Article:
For the last few years I’ve been on the Mark Fox train and what he’s doing at Georgia. I’m hopping off a little bit this year. It’s almost unfortunate because Fox has really done a nice job in building a consistent program. But in building everything up at a program like Georgia you’re bound to hit a dip and it looks like this season could dip.
Losing J.J. Frazier is a very big thing, he was so central to everything they did over the past few years. Essentially there are two ways this can go, Ewing effect, or Frazier leaves a hole the Dawgs just can’t fill.
Bringing back Yante Maten was obviously a huge key for Mark Fox because at the very least Georgia has someone to rely on. And Maten continues to expand his game and become a more dangerous player by being able to extend the defense with his jumpshot now. The problem I see on the roster becomes: Who’s next?
Not that there aren’t some intriguing options. I very much like Rayshawn Hammonds and think he could be a standout on the roster this year. Hammonds does a lot of very good things on the court, but he’s a freshman who’ll likely need some seasoning. I’m skeptical Juwan Parker can be the guy also, Parker has been a solid role guy for three seasons, there’s no reason to expect he’ll take the next step. I kind of look at two players who need to break out a bit, and that’s William Jackson and Tyree Crump. If Fox can find a solid and reliable point guard in either one of these two guys (or, in the best case both guys) that could go a long way in solidifying the biggest question mark on this team: the back court.
Georgia is probably the team I have the hardest time predicting this level of disappointment. I’m on record, a lot, as loving Yante Maten. I’m also on record as being protective of the job Mark Fox has done in a tough place. I think there’s a chance the young guards are good enough to surprise everyone including myself, and some combo of the experienced interior guys along with Hammonds forms a tough enough post tandem to give Maten the support he needs to make Georgia a contender. I don’t see a top three finish or anything, but it seems possible for this group to go way past this 6-12 prediction and be knocking on the door of an NCAA tournament.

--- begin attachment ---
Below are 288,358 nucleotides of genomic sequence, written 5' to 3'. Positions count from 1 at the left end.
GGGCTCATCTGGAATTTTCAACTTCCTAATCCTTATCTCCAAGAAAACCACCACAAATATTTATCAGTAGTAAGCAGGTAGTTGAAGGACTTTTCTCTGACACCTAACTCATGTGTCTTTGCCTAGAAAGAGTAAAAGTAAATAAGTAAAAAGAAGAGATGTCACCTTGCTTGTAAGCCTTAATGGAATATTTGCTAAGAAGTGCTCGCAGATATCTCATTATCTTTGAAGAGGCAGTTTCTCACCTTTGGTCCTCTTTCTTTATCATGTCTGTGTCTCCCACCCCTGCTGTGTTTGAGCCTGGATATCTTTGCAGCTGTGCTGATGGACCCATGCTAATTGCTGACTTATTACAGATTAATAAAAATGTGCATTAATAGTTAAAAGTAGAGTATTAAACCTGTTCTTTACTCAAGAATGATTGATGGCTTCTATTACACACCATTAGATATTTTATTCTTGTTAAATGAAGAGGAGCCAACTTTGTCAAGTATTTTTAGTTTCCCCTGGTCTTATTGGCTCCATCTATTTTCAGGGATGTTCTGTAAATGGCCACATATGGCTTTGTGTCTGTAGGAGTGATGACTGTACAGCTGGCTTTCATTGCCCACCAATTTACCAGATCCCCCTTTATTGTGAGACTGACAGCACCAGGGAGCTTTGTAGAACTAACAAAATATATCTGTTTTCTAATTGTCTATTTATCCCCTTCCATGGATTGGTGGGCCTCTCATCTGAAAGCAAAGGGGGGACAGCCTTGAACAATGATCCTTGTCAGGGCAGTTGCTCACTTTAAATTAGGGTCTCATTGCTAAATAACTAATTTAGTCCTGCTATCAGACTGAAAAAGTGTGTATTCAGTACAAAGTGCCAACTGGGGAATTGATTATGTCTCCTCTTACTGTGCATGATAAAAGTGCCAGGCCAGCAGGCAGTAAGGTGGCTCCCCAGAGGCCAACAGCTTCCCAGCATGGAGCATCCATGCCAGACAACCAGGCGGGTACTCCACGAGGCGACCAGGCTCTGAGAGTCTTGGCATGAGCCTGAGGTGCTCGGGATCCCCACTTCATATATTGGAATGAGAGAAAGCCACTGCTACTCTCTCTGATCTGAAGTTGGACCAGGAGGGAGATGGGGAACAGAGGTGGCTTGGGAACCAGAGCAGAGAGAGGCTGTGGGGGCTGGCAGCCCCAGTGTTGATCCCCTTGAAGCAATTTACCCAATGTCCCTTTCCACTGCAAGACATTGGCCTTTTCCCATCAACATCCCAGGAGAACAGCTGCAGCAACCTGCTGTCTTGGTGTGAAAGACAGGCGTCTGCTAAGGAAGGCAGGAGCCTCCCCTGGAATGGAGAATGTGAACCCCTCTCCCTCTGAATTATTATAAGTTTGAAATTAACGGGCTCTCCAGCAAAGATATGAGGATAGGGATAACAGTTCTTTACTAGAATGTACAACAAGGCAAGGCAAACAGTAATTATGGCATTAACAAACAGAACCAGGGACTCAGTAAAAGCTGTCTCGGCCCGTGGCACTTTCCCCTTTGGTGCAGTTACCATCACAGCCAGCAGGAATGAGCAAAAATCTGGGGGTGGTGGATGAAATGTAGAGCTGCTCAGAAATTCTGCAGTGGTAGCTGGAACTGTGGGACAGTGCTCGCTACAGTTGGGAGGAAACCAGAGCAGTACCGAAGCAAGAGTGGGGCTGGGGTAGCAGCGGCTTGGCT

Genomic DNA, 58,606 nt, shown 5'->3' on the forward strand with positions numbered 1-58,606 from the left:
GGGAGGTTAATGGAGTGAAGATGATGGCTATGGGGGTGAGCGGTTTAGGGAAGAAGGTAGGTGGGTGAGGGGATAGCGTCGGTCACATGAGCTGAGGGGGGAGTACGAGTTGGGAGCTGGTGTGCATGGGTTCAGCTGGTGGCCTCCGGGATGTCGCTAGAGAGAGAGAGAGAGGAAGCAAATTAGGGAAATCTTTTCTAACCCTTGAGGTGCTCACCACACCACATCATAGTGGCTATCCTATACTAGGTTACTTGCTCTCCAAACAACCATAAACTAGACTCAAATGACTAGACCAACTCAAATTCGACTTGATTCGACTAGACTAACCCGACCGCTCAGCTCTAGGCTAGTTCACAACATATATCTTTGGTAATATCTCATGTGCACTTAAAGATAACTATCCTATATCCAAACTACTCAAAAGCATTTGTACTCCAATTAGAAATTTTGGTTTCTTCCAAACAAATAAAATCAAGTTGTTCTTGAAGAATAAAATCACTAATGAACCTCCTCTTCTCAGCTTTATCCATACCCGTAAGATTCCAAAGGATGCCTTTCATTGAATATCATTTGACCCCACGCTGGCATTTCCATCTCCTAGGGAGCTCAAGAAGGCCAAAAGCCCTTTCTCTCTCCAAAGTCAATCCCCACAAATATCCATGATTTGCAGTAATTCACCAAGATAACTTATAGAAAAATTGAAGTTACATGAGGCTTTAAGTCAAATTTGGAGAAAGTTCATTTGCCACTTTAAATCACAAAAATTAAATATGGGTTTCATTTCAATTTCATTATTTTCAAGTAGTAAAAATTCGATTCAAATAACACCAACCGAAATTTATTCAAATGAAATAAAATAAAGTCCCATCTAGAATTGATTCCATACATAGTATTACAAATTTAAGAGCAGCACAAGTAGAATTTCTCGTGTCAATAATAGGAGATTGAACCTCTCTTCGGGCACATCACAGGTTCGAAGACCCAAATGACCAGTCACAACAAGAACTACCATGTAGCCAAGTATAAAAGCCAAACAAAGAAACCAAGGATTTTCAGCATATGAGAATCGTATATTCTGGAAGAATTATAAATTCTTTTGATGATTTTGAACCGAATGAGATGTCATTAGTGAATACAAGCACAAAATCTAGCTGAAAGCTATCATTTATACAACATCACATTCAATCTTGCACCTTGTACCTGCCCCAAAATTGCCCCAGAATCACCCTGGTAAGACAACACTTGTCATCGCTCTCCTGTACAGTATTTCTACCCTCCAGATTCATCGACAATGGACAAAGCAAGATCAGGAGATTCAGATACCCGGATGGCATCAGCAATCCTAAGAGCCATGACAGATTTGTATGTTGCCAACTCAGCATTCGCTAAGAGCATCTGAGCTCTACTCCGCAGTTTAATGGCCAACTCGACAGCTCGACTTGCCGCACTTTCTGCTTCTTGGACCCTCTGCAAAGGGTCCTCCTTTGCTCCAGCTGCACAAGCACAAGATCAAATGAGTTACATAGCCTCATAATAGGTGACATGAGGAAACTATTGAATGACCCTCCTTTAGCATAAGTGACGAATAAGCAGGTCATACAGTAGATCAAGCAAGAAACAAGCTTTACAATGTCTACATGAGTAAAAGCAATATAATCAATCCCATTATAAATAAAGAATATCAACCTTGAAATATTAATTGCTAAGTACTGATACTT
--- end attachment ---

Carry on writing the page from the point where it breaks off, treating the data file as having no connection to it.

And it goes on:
About the preview: a number of respected basketball bloggers were asked to submit one pick the entire league schedule game by game. Because these are game by game picks, they often tend to be a bit of a rosier picture of each teams potential. Each rep’s picks are reflected in the record prediction for the site listed at the top of the page, and within “the Masses” picks as well. Included in “the Masses” are various SEC media members who made picks at my request also.
If you’d like to submit your picks, click here for the Google Form we used.
* - an asterisk denotes a walk-on player
GP - Games Played
%min - percentage of total available minutes played, does not account for time missed due to injury
%ov - offensive team value, simple formula of (%points + %rebounds) - %turnovers/*100, similar to Offensive Rating but places more value on performance to the team
%poss - percentage of team possessions the player is responsible for ending a possession, whether by making a shot, missing a shot not rebounded by the offense or committing a turnover.
%pts - percentage of teams points scored
ts% - true shooting percentage, basically points scored divided by 2x fga +0.44*fta.